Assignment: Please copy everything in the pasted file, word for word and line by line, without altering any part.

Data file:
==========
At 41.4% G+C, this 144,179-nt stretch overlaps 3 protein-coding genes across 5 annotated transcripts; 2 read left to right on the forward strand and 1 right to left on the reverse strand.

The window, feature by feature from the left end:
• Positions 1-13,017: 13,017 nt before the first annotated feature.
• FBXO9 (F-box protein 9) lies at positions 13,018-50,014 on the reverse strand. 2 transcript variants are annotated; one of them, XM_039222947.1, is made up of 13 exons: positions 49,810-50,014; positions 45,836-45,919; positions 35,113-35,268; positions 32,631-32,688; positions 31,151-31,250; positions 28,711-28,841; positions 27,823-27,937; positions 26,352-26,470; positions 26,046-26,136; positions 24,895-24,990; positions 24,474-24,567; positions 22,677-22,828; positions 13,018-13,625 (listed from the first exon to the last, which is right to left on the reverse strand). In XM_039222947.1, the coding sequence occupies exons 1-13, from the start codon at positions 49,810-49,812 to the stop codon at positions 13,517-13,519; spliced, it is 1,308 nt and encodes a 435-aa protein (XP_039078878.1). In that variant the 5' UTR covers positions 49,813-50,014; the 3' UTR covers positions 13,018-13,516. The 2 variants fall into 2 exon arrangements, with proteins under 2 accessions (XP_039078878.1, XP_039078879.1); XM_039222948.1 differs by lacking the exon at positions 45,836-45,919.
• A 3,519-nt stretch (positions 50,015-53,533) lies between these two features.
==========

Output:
At 41.4% G+C, this 144,179-nt stretch overlaps 3 protein-coding genes across 5 annotated transcripts; 2 read left to right on the forward strand and 1 right to left on the reverse strand.

The window, feature by feature from the left end:
• Positions 1-13,017: 13,017 nt before the first annotated feature.
• FBXO9 (F-box protein 9) lies at positions 13,018-50,014 on the reverse strand. 2 transcript variants are annotated; one of them, XM_039222947.1, is made up of 13 exons: positions 49,810-50,014; positions 45,836-45,919; positions 35,113-35,268; positions 32,631-32,688; positions 31,151-31,250; positions 28,711-28,841; positions 27,823-27,937; positions 26,352-26,470; positions 26,046-26,136; positions 24,895-24,990; positions 24,474-24,567; positions 22,677-22,828; positions 13,018-13,625 (listed from the first exon to the last, which is right to left on the reverse strand). In XM_039222947.1, the coding sequence occupies exons 1-13, from the start codon at positions 49,810-49,812 to the stop codon at positions 13,517-13,519; spliced, it is 1,308 nt and encodes a 435-aa protein (XP_039078878.1). In that variant the 5' UTR covers positions 49,813-50,014; the 3' UTR covers positions 13,018-13,516. The 2 variants fall into 2 exon arrangements, with proteins under 2 accessions (XP_039078878.1, XP_039078879.1); XM_039222948.1 differs by lacking the exon at positions 45,836-45,919.
• A 3,519-nt stretch (positions 50,015-53,533) lies between these two features.